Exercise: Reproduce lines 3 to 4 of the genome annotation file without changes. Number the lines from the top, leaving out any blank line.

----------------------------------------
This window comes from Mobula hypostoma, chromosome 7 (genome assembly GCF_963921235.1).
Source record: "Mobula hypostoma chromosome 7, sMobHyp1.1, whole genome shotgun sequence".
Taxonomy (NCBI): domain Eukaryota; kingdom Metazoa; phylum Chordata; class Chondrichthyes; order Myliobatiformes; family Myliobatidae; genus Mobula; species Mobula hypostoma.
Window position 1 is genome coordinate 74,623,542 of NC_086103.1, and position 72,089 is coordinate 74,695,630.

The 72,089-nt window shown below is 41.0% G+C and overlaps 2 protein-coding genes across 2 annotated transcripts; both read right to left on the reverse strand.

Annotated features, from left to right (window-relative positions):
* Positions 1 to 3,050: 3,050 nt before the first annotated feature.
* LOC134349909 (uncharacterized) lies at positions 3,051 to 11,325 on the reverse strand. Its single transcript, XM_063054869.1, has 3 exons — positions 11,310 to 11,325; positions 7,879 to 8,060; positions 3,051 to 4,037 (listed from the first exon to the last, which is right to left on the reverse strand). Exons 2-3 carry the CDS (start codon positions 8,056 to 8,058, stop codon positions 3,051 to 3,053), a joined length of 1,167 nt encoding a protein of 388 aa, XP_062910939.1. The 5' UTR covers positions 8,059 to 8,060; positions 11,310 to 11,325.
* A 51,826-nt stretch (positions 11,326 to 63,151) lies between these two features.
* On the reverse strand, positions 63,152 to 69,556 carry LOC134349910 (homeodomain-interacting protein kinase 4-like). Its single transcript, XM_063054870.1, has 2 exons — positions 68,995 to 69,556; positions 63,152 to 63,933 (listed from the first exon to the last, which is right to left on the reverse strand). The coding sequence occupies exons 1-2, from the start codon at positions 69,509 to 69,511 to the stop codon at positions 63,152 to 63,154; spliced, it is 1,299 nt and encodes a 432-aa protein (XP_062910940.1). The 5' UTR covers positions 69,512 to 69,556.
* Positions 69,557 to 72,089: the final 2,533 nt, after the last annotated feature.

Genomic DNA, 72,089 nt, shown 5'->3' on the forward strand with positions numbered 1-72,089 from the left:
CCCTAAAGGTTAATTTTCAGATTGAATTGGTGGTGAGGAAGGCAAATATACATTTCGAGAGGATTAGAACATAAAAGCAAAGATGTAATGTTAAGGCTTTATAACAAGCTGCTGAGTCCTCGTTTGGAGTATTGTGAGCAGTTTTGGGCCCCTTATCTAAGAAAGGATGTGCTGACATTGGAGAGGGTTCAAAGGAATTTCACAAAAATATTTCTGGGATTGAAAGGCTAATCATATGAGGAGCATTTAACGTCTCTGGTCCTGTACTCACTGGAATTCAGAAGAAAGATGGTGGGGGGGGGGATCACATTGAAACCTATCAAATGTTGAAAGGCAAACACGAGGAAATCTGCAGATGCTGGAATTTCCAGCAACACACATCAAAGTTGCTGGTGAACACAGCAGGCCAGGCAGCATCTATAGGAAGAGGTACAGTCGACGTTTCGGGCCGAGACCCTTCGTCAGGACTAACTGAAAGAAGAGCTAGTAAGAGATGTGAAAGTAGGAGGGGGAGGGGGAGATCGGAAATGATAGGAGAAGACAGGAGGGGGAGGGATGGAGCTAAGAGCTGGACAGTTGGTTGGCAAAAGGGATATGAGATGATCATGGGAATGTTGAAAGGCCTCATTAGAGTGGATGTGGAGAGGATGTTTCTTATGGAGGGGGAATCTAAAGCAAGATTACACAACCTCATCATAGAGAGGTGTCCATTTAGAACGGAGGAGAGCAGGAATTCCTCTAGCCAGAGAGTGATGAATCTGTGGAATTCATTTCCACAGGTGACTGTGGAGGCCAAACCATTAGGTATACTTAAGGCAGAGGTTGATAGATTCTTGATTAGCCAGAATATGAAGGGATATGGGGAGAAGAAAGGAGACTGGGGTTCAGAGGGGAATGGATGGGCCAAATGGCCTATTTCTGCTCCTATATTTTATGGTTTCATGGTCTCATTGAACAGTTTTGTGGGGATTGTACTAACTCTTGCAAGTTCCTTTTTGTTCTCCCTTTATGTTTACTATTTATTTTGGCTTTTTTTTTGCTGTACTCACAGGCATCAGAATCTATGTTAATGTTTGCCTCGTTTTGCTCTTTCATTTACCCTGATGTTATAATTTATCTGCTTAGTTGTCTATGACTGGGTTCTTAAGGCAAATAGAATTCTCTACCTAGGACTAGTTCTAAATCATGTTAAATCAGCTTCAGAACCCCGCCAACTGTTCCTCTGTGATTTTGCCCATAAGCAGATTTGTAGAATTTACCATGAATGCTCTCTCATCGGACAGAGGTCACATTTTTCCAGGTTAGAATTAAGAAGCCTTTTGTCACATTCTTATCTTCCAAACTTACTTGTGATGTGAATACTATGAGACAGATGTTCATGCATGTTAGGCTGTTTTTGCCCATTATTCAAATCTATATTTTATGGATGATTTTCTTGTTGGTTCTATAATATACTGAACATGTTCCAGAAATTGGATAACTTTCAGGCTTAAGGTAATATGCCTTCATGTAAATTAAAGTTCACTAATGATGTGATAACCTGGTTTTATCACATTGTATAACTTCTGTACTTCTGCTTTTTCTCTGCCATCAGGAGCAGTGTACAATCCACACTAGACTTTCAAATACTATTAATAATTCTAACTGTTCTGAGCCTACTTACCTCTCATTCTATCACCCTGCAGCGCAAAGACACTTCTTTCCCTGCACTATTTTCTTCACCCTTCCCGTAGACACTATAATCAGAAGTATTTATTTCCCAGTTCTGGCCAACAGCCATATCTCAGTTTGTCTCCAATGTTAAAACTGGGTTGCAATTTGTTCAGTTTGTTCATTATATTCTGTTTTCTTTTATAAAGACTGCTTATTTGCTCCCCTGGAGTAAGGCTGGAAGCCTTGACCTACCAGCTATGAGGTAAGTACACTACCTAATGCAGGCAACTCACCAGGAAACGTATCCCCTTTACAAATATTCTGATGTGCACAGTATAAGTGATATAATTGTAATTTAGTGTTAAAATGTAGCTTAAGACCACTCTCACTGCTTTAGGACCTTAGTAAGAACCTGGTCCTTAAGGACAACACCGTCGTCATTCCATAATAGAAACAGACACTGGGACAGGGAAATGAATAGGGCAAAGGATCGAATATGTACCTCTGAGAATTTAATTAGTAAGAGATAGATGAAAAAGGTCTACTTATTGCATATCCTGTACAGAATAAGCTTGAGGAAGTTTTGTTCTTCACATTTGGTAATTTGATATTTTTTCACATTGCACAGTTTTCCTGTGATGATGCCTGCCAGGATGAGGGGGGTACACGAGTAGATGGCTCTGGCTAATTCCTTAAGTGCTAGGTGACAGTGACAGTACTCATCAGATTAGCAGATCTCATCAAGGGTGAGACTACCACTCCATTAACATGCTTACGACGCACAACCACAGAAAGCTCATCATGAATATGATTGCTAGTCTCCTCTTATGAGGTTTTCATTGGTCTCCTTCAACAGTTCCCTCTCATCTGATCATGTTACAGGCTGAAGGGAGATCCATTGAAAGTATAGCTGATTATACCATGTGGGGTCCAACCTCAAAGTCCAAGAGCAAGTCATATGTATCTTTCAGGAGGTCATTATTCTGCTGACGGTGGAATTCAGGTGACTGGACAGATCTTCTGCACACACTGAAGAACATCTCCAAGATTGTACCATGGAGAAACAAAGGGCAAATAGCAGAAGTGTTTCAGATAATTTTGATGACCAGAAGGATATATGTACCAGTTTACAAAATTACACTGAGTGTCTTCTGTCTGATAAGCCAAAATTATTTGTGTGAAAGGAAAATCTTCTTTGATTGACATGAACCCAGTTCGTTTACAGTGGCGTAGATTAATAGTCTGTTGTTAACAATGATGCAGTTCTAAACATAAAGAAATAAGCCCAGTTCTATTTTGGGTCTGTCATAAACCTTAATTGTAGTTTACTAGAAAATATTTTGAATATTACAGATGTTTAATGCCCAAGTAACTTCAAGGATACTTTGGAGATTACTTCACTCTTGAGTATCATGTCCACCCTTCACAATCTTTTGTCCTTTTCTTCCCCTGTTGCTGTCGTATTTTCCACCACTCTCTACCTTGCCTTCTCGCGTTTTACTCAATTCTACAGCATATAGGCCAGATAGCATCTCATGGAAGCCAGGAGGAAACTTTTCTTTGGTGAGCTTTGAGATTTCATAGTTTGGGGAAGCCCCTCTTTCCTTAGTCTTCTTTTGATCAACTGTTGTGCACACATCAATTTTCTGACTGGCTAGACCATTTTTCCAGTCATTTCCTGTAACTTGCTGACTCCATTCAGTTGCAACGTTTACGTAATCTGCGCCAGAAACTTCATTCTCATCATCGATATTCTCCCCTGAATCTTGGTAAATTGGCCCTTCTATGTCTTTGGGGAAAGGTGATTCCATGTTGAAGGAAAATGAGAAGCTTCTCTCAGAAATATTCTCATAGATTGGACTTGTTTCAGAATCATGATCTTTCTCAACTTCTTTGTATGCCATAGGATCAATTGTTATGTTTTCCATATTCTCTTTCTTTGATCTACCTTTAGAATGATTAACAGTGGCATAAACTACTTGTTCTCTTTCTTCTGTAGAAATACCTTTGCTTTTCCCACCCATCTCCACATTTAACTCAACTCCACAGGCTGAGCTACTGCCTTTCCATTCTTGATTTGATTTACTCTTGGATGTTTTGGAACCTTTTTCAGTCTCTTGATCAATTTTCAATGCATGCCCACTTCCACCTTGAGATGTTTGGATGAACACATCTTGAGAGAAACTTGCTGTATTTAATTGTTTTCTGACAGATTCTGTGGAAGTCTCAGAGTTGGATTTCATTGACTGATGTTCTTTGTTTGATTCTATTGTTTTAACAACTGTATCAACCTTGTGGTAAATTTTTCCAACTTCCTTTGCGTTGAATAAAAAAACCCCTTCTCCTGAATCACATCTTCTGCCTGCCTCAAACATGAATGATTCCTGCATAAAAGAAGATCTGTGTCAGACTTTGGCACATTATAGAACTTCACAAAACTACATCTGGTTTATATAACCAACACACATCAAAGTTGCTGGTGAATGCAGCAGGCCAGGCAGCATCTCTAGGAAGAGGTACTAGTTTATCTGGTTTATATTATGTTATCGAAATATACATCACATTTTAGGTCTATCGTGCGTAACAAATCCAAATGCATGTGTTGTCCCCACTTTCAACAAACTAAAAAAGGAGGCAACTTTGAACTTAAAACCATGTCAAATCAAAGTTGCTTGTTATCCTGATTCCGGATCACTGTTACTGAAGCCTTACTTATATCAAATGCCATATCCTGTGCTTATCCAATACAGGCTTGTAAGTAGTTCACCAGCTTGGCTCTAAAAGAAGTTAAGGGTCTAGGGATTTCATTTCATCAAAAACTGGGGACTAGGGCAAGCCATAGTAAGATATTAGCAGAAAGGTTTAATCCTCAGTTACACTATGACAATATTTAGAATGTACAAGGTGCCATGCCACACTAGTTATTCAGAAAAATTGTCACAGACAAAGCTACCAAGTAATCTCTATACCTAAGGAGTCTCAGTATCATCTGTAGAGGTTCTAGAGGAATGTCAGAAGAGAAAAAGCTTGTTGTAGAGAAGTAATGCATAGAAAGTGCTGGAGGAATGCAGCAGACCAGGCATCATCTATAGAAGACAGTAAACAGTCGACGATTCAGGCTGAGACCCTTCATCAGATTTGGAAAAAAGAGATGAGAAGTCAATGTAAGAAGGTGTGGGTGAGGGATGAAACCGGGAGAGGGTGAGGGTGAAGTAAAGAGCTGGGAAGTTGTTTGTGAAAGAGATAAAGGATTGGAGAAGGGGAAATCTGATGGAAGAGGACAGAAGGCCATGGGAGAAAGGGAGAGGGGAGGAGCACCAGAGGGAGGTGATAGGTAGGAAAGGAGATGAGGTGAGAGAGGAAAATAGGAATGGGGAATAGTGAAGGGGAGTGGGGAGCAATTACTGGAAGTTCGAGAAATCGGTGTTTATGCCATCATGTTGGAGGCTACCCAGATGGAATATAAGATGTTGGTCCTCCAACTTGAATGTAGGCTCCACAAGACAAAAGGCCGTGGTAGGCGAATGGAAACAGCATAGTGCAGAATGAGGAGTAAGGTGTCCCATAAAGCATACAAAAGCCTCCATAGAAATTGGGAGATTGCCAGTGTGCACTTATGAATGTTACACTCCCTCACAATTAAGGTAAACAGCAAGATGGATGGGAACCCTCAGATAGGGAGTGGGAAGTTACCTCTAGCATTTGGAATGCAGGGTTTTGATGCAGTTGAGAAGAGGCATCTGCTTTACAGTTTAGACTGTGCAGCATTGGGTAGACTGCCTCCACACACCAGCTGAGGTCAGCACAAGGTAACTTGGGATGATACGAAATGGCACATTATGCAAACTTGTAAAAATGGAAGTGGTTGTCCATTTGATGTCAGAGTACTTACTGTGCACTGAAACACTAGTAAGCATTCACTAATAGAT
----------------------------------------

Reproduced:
Taxonomy (NCBI): domain Eukaryota; kingdom Metazoa; phylum Chordata; class Chondrichthyes; order Myliobatiformes; family Myliobatidae; genus Mobula; species Mobula hypostoma.
Window position 1 is genome coordinate 74,623,542 of NC_086103.1, and position 72,089 is coordinate 74,695,630.